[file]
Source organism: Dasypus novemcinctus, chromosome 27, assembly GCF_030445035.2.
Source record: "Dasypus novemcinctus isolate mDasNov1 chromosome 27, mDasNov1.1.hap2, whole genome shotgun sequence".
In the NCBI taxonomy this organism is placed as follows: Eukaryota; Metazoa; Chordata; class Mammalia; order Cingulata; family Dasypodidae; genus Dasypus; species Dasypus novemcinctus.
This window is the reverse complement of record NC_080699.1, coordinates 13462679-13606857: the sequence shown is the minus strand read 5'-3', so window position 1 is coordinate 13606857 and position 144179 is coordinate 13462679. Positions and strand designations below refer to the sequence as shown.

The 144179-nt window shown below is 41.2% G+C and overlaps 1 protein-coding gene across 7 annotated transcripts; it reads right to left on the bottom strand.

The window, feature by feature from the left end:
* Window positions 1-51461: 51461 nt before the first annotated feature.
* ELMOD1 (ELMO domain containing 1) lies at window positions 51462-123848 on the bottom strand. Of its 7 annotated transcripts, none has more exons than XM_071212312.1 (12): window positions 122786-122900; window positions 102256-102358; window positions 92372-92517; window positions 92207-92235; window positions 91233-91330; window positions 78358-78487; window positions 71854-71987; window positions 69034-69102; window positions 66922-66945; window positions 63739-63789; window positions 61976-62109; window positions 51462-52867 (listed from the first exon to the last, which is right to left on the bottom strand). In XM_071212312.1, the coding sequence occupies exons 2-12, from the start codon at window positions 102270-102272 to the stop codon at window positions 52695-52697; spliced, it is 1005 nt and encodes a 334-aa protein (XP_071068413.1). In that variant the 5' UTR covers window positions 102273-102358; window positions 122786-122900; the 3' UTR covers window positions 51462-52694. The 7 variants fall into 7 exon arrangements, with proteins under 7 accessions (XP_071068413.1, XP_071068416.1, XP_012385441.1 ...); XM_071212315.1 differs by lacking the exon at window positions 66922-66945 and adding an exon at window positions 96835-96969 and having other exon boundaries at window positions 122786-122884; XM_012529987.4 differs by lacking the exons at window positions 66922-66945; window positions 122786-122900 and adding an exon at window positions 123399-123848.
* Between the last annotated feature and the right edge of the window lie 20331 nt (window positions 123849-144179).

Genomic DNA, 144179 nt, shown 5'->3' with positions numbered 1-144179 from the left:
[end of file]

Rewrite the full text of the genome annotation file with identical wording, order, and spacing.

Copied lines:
Source organism: Dasypus novemcinctus, chromosome 27, assembly GCF_030445035.2.
Source record: "Dasypus novemcinctus isolate mDasNov1 chromosome 27, mDasNov1.1.hap2, whole genome shotgun sequence".
In the NCBI taxonomy this organism is placed as follows: Eukaryota; Metazoa; Chordata; class Mammalia; order Cingulata; family Dasypodidae; genus Dasypus; species Dasypus novemcinctus.
This window is the reverse complement of record NC_080699.1, coordinates 13462679-13606857: the sequence shown is the minus strand read 5'-3', so window position 1 is coordinate 13606857 and position 144179 is coordinate 13462679. Positions and strand designations below refer to the sequence as shown.

The 144179-nt window shown below is 41.2% G+C and overlaps 1 protein-coding gene across 7 annotated transcripts; it reads right to left on the bottom strand.

The window, feature by feature from the left end:
* Window positions 1-51461: 51461 nt before the first annotated feature.
* ELMOD1 (ELMO domain containing 1) lies at window positions 51462-123848 on the bottom strand. Of its 7 annotated transcripts, none has more exons than XM_071212312.1 (12): window positions 122786-122900; window positions 102256-102358; window positions 92372-92517; window positions 92207-92235; window positions 91233-91330; window positions 78358-78487; window positions 71854-71987; window positions 69034-69102; window positions 66922-66945; window positions 63739-63789; window positions 61976-62109; window positions 51462-52867 (listed from the first exon to the last, which is right to left on the bottom strand). In XM_071212312.1, the coding sequence occupies exons 2-12, from the start codon at window positions 102270-102272 to the stop codon at window positions 52695-52697; spliced, it is 1005 nt and encodes a 334-aa protein (XP_071068413.1). In that variant the 5' UTR covers window positions 102273-102358; window positions 122786-122900; the 3' UTR covers window positions 51462-52694. The 7 variants fall into 7 exon arrangements, with proteins under 7 accessions (XP_071068413.1, XP_071068416.1, XP_012385441.1 ...); XM_071212315.1 differs by lacking the exon at window positions 66922-66945 and adding an exon at window positions 96835-96969 and having other exon boundaries at window positions 122786-122884; XM_012529987.4 differs by lacking the exons at window positions 66922-66945; window positions 122786-122900 and adding an exon at window positions 123399-123848.
* Between the last annotated feature and the right edge of the window lie 20331 nt (window positions 123849-144179).

Genomic DNA, 144179 nt, shown 5'->3' with positions numbered 1-144179 from the left: